sun 04/12/2022

Russians and friends play on for Ukraine | reviews, news & interviews

Russians and friends play on for Ukraine

Russians and friends play on for Ukraine

Who's doing what, with focus on a fundraiser from Pavel Kolesnikov and Samson Tsoy

Lawrence Power and Pavel Kolesnikov fundraising for Ukraine at the Fidelio Cafe

National sensitivities are running understandably high right now in the thick of an ever-escalating aggression. What a shame that the Southbank Centre has excluded Russian artists from performing alongside British and Ukrainian performers to bring a message of peace through the arts in their upcoming fundraiser. Not so "Dance for Ukraine" at the London Coliseum, including Natalia Osipova in its line-up.

Other cases of discrimination are emerging. In Switzerland the Ittingen Charterhouse has just cancelled a cello-and-piano recital, claiming that "the reason is the Russian nationality of the artist, but not the young musician herself. Anastasia Kobekina [pictured below by Julia Altukhova] vehemently condemns Russia's war against Ukraine” – and yet the organisation feels it needs to make a stand.

Anastasia KobekinaTwo international piano competitions have excluded Russian-born competitors. One young pianist, Hungarian Ádám Balogh, has withdrawn from the Honens Competition, stating: “I do not understand what this decision achieves other than making the divisions between people who might even think the same, even deeper” Balogh was one  of 14 entrants who “wrote long letters suggesting alternatives, possible clauses to this ban” but who were all stonewalled. He also explains in a detailed statement that another reason would be unfairness: “suddenly removing 6 out of 50 people, significantly affects this competition. It doesn’t feel right for me personally to ignore; my chances just got higher.”

It seems that the media is having to search harder for instances of bans on works by Russian composers who would unquestionably have been against this invasion. The situation with the Cardiff Philharmonic turned out to be more nuanced than it first appeared. Yes, the orchestra substituted an all-Tchaikovsky programme with works by non-Russians. But the 1812 Overture and Marche slave would have been inappropriate. Not so, in my view, his Second Symphony. The fact that it was later dubbed (and not by Tchaikovsky) the “Little Russian”, in disparaging reference to Ukraine’s then-status as part of the Russian Empire, is unfortunate; in fact it celebrates three Ukrainian folksongs. An announcement to that effect would have saved the second half of the programme.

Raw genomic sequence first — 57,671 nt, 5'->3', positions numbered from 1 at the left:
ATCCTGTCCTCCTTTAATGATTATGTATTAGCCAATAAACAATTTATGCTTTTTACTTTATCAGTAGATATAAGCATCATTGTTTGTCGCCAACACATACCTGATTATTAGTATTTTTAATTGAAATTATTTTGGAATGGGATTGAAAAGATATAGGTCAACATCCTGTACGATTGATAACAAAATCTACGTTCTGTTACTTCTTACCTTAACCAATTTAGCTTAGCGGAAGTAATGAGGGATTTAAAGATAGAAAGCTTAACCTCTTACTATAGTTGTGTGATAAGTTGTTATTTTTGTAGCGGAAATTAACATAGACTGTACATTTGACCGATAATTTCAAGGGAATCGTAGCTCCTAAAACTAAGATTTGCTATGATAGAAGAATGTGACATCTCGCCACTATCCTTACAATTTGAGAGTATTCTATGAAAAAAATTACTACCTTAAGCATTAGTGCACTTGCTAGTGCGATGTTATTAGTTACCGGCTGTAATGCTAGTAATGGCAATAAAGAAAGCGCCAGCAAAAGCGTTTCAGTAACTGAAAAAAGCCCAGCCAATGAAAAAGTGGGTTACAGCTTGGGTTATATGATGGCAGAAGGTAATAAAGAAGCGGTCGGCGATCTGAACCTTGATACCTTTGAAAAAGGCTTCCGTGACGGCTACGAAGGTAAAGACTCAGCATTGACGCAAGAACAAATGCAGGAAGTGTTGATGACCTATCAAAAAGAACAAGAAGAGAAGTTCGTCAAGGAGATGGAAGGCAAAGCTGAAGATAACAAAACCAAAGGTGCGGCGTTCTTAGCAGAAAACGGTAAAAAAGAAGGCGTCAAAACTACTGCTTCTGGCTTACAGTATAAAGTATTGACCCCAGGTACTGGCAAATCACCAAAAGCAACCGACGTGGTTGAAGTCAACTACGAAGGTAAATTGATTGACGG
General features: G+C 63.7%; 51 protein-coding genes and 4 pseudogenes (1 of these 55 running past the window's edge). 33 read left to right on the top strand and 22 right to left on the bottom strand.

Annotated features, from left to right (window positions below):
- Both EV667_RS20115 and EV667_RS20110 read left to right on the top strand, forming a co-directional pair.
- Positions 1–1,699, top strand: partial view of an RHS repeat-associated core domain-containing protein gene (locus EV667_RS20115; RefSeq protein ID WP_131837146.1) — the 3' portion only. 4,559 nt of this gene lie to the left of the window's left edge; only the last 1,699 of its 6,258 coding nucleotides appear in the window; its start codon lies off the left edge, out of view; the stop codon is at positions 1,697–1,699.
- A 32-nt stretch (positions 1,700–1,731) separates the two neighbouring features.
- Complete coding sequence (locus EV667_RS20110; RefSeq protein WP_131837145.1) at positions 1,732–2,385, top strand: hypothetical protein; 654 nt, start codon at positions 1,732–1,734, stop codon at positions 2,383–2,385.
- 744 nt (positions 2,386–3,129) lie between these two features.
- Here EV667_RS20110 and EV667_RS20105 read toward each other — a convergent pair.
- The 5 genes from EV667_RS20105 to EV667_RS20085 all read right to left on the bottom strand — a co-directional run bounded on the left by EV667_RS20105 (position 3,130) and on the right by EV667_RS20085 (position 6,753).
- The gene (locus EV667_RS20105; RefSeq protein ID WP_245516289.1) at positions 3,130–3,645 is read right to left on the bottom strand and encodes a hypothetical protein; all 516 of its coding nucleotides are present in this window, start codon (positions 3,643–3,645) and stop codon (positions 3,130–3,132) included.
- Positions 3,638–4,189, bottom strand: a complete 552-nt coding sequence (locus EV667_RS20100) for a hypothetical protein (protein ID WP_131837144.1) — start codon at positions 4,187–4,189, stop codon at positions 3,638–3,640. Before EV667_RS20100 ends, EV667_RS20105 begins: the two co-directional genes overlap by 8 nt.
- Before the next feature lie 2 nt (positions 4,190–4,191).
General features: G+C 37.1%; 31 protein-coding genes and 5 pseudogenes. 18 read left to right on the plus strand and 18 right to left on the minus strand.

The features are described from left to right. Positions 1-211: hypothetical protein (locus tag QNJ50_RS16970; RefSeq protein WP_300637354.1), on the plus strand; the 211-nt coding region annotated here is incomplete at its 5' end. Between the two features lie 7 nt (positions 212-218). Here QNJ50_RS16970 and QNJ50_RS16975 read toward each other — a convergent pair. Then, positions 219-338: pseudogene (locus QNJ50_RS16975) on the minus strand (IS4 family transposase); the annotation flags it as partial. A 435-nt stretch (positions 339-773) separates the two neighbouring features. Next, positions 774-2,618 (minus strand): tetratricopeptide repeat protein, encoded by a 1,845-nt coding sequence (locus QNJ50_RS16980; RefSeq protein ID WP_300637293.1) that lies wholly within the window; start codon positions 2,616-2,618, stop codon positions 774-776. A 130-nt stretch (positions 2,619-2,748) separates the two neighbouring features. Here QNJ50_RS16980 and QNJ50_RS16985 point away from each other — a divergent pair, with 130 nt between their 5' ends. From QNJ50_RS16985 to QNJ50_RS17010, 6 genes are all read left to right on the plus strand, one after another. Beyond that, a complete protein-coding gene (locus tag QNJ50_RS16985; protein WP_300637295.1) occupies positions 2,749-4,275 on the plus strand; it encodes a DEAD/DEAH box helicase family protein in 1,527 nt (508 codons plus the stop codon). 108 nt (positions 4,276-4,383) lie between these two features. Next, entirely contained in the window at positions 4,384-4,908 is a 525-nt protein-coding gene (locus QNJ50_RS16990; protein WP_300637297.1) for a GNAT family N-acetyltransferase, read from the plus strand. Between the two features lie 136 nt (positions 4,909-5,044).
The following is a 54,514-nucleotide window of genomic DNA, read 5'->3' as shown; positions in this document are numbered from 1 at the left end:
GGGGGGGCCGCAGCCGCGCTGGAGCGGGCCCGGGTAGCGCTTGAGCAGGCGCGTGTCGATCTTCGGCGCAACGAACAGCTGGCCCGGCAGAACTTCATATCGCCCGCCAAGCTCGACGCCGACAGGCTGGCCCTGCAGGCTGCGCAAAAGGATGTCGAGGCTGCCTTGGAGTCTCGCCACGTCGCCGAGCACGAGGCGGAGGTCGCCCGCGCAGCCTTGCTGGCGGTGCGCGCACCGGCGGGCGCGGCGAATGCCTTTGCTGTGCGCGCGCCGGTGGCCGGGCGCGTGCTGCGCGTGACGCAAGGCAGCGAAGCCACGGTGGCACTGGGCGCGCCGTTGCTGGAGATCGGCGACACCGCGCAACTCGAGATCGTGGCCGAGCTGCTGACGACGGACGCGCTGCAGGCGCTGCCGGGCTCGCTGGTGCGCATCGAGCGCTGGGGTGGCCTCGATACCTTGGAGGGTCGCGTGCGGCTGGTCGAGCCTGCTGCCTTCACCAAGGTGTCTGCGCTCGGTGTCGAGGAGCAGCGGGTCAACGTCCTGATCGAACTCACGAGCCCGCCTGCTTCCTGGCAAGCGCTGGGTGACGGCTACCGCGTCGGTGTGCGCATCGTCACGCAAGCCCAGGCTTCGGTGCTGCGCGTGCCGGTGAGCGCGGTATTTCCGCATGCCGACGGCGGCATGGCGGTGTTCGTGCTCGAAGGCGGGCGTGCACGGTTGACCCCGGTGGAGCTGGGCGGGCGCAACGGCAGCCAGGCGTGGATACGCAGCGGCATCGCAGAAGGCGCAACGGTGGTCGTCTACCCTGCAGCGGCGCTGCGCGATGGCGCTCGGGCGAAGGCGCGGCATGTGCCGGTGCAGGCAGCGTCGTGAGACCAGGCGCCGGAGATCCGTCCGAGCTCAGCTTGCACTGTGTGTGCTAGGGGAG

Earlier this month the Association of British Orchestras made a statement clearly outlining its support of Ukraine, and the rightness of disassociating from Kremlin-linked artists and organisations, while making it clear that no Russian artist mindful of family and friends at home should be forced into making a statement. It was especially clear on repertoire: “Works by Russian composers are intrinsic to the historical canon of Western classical music. We do not support a blanket boycott of these works, just as we do not boycott works created by composers who lived in other countries in other times that were also subject to international condemnation. As an example, British orchestras performed works by German composers throughout the First and Second World Wars. Our members will, however, take steps to place Russian compositions in their historical context, if relevant, and communicate this to their audience.”

So the Russian repertoire should remain intact, And righty so when so much of it is deeply pertinent to our time: that means most of Shostakovich and operas like Musorgsky’s Boris Godunov, recently withdrawn from the schedule in Poland (as a commentator pointed out, the last words of Pushkin’s original drama, a stage direction, are “narod molchit” – “the people remain silent” – and we need the opposite of that right now). The Verbier Festival, having removed Valery Gergiev from centre-stage (as in my opinion it should have done from 2013 onwards), continues its all-Russian mini-festival with Gianandrea Noseda conducting – though pianist Mikhail Pletnev, with a very questionable history, still features.